Cosmic radio waves caught in real time

By Lauren Davis
Thursday, 22 January, 2015

Swinburne University of Technology PhD student Emily Petroff has become the first person to observe a ‘fast radio burst’ - a short, bright flash of radio waves from an unknown source - happening live. The results of the milestone have been published in the Monthly Notices of the Royal Astronomical Society.

Fast radio bursts are “one of the biggest mysteries in the universe”, according to John Mulchaey from Carnegie Observatories in the US. Lasting only a few milliseconds, there is a great deal of scientific interest in the origins of these intriguing phenomena.

In 2007, the first fast radio burst was discovered by astronomers combing the Parkes Radio Telescope data archive for unrelated objects. Since then, five more bursts - apparently from outside our galaxy - have been retroactively observed through the Parkes telescope, as well as a sixth with Puerto Rico’s Arecibo telescope.

“These bursts were generally discovered weeks, months or even more than a decade after they happened,” said Petroff, who was so confident that she’d spot a live burst that she had an international team of astronomers poised to make rapid follow-up observations on other wavelengths - including infrared light, visible light, ultraviolet light and X-ray waves.

A simulation of CSIRO’s Parkes Radio Telescope capturing a fast radio burst as it happened. Credit: Swinburne Astronomy Productions.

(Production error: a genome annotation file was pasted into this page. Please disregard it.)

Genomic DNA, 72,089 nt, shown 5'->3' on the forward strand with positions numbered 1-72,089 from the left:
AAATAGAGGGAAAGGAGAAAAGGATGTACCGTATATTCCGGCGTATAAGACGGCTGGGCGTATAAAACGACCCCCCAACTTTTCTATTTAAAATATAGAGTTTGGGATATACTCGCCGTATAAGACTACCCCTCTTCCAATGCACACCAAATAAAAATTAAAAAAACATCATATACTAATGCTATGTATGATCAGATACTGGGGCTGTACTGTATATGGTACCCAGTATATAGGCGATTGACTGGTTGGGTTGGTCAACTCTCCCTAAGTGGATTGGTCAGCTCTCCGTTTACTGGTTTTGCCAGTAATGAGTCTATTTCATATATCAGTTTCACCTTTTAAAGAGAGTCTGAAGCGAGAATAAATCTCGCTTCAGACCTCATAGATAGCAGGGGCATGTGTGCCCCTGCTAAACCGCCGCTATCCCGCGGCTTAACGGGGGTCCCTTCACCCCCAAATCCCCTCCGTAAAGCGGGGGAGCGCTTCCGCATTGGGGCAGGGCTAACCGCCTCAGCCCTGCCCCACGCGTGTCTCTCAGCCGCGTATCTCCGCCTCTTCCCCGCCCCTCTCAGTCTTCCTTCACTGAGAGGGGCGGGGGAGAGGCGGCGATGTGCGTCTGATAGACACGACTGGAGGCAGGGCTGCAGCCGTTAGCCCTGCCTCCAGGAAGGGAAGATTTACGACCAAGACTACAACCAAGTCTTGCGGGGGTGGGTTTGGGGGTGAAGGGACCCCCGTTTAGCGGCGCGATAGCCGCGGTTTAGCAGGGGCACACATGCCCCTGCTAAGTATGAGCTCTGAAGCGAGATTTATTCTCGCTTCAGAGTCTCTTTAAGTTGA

After the Parkes telescope saw the burst go off, the team mobilised 12 telescopes located around the world - in Australia, California, the Canary Islands, Chile, Germany, Hawaii, India and even in space.

Daniele Malesani, an astrophysicist from the Niels Bohr Institute at the University of Copenhagen, said the Swift space telescope “saw two X-ray sources”, which were confirmed by the Nordic Optical Telescope on La Palma. However, fellow Niels Bohr Institute astrophysicist Giorgos Leloudas said these two sources were quasars - active black holes - which “just happen to be located in the same direction”.

“No counterparts were seen in the optical, infrared, ultraviolet or X-ray,” stated CSIRO’s Simon Johnston. This eliminates a number of astronomical phenomena, added Malesani, “such as gamma-ray bursts from exploding stars and supernovae, which were otherwise candidates for the burst”.

The intensity profile of the fast radio burst, showing how quickly it evolved in time. Before and after the burst, only noise from the sky was detected. Credit: Swinburne Astronomy Productions.

The team did observe that the source of the new burst was up to 5.5 billion light-years from Earth. Petroff explained, “This means it could have given off as much energy in a few milliseconds as the Sun does in a day.”

The Parkes detection system also captured the polarisation of the light, ie, the direction in which electromagnetic waves oscillate (either linearly or circularly polarised). The signal from the radio wave burst was more than 20% circularly polarised and suggests that there is a magnetic field in the vicinity.

“The neat idea that we are seeing a neutron star imploding into a black hole remains a possibility,” said Johnston.

Petroff, for one, is certain that identifying the origin of the fast radio bursts is now only a matter of time.

“We’ve set the trap,” she said. “Now we just have to wait for another burst to fall into it.”

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